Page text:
Youth Pastor Reflects on His Path to Sobriety

At the height of Tyler Barnes’ addiction, he died of a heroin overdose. He stopped breathing long enough for those around him to believe there was no coming back. Tyler regained consciousness with half of his body hanging outside of a window. Another user was in the process of dragging his lifeless body out of his residence so that the cops wouldn’t discover it on his property. Despite the near death experience, Tyler continued using heroin for the next three days even as his body was rejecting food and water due to the harm that the overdose caused.

From a young age, Tyler always had a feeling that he didn’t fit in despite all appearances of a happy, healthy existence. As a high school student, Tyler excelled both academically and athletically, graduating as valedictorian of his class and starting on the football and wrestling teams. However, those successes did not ease a deep-rooted insecurity that he traces back to his biological father leaving his mother before he was born. “My mom was my hero, and I internalized that he left her because of me.” Tyler credits this belief leading to a life where he constantly sought the approval of others. When his friends started having parties in high school, Tyler wanted to be there; and he soon discovered that in his hometown, popularity was directly related to the amount that one could drink.

As a college freshman at the University of Oklahoma, Tyler joined a fraternity and his drinking soon increased exponentially. He found himself drinking immediately after class and as he completed his homework. It wasn’t long before he was drinking every day. Despite the increased regularity of his drinking, he had to this point in his life only experienced positive effects from drinking. In high school, he learned that it made him popular and in college he was accepted and admired by his friends for his ability to drink. The first casualty from alcohol was a girlfriend from back home. Throughout their freshman year, she began to realize that Tyler was changing from the person she knew. She spent the summer after freshman year as a counselor at a church camp while Tyler studied abroad in England. After they both returned from their summers away, she told him that it was clear they were going in completely different directions in life. The break up devastated Tyler, and he found himself for the first time that he can remember using substances not with the intention to have fun but instead to self-medicate.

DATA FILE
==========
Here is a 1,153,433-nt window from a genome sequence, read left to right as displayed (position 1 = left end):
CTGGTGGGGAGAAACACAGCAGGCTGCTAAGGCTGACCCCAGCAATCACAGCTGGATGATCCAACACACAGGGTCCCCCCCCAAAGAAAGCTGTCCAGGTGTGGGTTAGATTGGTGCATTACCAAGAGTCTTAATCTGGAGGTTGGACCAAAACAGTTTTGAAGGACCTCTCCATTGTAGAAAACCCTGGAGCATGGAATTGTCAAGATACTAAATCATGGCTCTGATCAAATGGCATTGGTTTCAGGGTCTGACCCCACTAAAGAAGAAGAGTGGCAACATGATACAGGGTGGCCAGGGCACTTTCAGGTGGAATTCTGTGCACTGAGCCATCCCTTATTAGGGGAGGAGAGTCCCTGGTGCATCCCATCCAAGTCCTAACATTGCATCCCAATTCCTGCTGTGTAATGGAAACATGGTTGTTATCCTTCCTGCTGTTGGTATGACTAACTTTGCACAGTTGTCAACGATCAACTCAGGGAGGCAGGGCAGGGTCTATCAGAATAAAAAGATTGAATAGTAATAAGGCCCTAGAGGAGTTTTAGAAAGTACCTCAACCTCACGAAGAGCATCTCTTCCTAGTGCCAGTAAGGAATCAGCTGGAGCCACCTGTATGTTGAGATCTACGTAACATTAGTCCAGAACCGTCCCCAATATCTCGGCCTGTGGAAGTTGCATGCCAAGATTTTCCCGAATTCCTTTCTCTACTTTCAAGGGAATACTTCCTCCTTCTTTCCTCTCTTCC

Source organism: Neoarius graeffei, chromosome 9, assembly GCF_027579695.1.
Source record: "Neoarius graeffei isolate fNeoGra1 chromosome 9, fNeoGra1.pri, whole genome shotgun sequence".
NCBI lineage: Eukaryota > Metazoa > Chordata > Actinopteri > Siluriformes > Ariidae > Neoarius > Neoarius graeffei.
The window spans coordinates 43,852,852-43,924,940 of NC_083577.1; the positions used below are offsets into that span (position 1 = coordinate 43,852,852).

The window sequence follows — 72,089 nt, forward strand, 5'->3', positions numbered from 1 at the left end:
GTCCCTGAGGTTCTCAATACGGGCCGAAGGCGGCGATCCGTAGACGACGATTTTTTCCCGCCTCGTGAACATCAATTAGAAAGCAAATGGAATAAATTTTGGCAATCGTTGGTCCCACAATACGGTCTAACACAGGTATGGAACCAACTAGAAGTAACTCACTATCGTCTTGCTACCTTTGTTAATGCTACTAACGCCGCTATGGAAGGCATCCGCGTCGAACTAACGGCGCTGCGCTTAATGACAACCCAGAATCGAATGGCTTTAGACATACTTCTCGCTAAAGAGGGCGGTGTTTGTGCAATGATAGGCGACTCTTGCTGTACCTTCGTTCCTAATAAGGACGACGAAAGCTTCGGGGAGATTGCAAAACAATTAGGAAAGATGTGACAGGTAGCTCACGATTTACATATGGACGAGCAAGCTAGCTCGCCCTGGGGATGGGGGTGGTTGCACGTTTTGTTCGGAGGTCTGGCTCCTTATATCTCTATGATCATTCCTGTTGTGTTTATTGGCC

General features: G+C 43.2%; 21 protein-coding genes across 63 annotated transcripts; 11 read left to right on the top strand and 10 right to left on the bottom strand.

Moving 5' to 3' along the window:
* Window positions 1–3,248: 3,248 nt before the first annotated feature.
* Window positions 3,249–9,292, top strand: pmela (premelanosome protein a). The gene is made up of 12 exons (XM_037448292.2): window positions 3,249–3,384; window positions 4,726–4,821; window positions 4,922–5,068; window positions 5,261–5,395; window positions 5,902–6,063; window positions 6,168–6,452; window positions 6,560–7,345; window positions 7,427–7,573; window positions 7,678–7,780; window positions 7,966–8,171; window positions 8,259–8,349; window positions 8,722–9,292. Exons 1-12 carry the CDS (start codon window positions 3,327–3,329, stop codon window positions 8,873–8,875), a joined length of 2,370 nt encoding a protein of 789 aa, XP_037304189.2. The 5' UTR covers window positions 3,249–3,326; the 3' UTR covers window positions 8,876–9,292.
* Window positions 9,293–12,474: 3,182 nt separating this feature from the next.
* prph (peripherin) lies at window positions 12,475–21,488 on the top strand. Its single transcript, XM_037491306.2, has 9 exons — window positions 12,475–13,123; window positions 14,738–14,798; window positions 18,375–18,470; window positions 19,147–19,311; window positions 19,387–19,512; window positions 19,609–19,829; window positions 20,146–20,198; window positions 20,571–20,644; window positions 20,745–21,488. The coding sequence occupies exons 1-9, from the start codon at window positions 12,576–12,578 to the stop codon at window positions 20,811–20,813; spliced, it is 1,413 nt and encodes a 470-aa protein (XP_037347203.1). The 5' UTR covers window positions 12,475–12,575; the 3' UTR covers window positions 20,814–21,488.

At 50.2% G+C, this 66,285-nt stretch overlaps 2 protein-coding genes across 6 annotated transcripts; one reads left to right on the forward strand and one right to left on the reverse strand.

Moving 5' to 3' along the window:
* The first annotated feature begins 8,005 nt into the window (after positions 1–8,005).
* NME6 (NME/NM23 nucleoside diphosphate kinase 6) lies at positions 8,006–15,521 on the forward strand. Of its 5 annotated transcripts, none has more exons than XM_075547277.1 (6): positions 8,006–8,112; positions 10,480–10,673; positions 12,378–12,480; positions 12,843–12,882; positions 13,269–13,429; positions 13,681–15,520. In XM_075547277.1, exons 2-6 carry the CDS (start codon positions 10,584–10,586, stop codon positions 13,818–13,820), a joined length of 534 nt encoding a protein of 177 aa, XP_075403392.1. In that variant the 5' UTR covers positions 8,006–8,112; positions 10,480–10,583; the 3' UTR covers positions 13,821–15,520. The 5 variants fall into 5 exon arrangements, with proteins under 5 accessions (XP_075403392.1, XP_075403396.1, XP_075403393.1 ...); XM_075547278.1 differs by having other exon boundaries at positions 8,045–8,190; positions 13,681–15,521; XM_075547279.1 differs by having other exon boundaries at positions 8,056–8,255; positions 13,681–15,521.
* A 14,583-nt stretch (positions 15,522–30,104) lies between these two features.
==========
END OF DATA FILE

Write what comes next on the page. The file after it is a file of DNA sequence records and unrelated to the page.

Around the same time, Tyler began using marijuana, which also became a daily habit. As a student with no job, he started selling drugs in order to support the rising costs of his growing addictions. Before long, a fraternity brother of his introduced him to OxyContin, a dangerous drug at the center of today’s opioid epidemic which is considered one of the most abused prescription drugs on the market. Early into his sophomore year of college, Tyler had gone from experimenting with alcohol in high school to becoming a drug dealer and daily user of alcohol, marijuana and OxyContin. Despite the frequency of his drug use, his high intellect prevented most of those close to him from noticing any red flags as his grades and other life responsibilities didn’t suffer as a result of his addiction. Tyler was a highly functioning addict. However, he didn’t understand the dangers of opioids and it was only a matter of time before his habit would no longer go unnoticed.

Home from school for Christmas break, Tyler experienced withdrawals for the first time. Described by medical experts as “the worst flu you can imagine,” coming off of OxyContin without medical assistance can be extremely difficult if not impossible for many addicts. Tyler’s parents knew something was wrong and Tyler eventually left home for a week without telling them where he was going. He doesn’t remember all of the events that occurred while he was away but his friends and family worried for his health and forced him to enter rehab for the first time at Clay Crossing on New Year’s Eve. He agreed to go to sober living for three months, but he began drinking again shortly before his time was up and bought a bong not long after leaving. His biggest takeaway from the experience was that there were certain people who would be hurt by his actions. “I learned how to hide what I was doing really well. I became an expert at showing people what they wanted to see.”

Another breakup left Tyler feeling hopeless and without the approval he so dearly wanted from those he cared about. He attempted suicide with a potentially lethal cocktail of drugs. He didn’t tell anyone beforehand, but woke up with friends by his side making sure he was breathing. Not long after that attempt, he was arrested for possession with intent to distribute which led to his second stint at rehab. The second visit was no more effective than the first and he found himself drinking and using OxyContin again soon after his release. His near-death overdose happened not long after as a result of using heroin for the first time after he couldn’t get ahold of his OxyContin dealer.